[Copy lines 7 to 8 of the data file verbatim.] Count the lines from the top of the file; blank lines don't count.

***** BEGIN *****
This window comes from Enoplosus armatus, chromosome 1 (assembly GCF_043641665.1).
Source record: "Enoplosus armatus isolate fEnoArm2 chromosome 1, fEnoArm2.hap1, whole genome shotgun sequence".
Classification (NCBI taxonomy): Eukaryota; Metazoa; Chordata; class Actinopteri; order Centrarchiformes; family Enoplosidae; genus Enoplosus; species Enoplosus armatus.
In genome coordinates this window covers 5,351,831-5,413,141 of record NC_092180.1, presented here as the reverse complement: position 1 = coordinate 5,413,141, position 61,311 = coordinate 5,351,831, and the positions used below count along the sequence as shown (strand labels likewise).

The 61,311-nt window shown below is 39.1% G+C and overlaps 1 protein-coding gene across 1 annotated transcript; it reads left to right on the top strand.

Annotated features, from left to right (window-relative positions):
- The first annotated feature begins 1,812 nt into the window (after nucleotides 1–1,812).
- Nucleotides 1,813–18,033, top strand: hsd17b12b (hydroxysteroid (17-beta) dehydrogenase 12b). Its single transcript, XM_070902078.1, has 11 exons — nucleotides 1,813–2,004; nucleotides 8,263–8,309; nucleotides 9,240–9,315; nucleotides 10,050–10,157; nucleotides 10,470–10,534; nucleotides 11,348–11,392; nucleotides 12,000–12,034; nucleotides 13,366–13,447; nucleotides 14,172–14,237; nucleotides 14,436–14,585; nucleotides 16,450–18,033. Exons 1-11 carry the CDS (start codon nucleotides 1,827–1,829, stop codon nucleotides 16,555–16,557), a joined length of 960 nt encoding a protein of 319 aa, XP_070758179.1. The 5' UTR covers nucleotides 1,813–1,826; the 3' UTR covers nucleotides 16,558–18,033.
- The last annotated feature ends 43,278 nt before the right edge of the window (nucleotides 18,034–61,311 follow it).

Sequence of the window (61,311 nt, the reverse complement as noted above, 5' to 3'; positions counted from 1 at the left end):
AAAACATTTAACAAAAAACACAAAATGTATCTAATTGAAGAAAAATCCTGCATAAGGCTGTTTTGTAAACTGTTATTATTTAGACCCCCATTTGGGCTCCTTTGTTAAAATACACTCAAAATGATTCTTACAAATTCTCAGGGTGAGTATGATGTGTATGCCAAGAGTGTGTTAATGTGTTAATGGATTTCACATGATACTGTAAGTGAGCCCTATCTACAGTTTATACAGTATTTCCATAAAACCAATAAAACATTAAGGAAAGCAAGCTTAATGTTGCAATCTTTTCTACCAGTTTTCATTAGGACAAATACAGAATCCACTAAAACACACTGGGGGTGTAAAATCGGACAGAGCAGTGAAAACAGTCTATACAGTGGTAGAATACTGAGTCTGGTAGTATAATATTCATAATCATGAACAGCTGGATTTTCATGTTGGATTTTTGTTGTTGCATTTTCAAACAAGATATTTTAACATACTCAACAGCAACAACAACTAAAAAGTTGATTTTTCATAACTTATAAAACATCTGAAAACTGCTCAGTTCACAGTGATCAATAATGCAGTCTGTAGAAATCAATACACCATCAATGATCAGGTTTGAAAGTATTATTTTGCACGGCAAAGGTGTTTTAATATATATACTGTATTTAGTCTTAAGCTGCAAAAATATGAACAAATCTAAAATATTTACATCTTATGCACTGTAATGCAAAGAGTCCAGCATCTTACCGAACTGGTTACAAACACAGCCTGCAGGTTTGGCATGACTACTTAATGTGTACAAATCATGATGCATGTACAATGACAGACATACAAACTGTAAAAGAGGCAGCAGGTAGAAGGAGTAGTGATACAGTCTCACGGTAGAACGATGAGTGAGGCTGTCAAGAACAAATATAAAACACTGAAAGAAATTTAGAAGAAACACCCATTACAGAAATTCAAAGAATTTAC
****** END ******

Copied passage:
- The first annotated feature begins 1,812 nt into the window (after nucleotides 1–1,812).
- Nucleotides 1,813–18,033, top strand: hsd17b12b (hydroxysteroid (17-beta) dehydrogenase 12b). Its single transcript, XM_070902078.1, has 11 exons — nucleotides 1,813–2,004; nucleotides 8,263–8,309; nucleotides 9,240–9,315; nucleotides 10,050–10,157; nucleotides 10,470–10,534; nucleotides 11,348–11,392; nucleotides 12,000–12,034; nucleotides 13,366–13,447; nucleotides 14,172–14,237; nucleotides 14,436–14,585; nucleotides 16,450–18,033. Exons 1-11 carry the CDS (start codon nucleotides 1,827–1,829, stop codon nucleotides 16,555–16,557), a joined length of 960 nt encoding a protein of 319 aa, XP_070758179.1. The 5' UTR covers nucleotides 1,813–1,826; the 3' UTR covers nucleotides 16,558–18,033.